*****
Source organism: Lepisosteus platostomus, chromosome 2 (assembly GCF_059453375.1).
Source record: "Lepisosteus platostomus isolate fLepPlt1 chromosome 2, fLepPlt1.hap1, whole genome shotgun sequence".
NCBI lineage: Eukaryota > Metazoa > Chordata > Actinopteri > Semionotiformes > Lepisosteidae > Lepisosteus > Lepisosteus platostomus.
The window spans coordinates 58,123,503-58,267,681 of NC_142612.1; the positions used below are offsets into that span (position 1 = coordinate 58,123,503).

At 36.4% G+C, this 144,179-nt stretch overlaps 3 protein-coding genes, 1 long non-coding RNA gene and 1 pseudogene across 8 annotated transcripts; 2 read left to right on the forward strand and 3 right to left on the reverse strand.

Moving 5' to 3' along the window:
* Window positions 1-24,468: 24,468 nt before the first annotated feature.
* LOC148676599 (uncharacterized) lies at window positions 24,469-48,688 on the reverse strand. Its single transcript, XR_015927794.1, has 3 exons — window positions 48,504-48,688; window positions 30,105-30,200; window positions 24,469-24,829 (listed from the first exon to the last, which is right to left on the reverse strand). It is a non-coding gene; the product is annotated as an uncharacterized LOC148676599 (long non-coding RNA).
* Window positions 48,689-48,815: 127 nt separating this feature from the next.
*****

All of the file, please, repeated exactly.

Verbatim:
Source organism: Lepisosteus platostomus, chromosome 2 (assembly GCF_059453375.1).
Source record: "Lepisosteus platostomus isolate fLepPlt1 chromosome 2, fLepPlt1.hap1, whole genome shotgun sequence".
NCBI lineage: Eukaryota > Metazoa > Chordata > Actinopteri > Semionotiformes > Lepisosteidae > Lepisosteus > Lepisosteus platostomus.
The window spans coordinates 58,123,503-58,267,681 of NC_142612.1; the positions used below are offsets into that span (position 1 = coordinate 58,123,503).

At 36.4% G+C, this 144,179-nt stretch overlaps 3 protein-coding genes, 1 long non-coding RNA gene and 1 pseudogene across 8 annotated transcripts; 2 read left to right on the forward strand and 3 right to left on the reverse strand.

Moving 5' to 3' along the window:
* Window positions 1-24,468: 24,468 nt before the first annotated feature.
* LOC148676599 (uncharacterized) lies at window positions 24,469-48,688 on the reverse strand. Its single transcript, XR_015927794.1, has 3 exons — window positions 48,504-48,688; window positions 30,105-30,200; window positions 24,469-24,829 (listed from the first exon to the last, which is right to left on the reverse strand). It is a non-coding gene; the product is annotated as an uncharacterized LOC148676599 (long non-coding RNA).
* Window positions 48,689-48,815: 127 nt separating this feature from the next.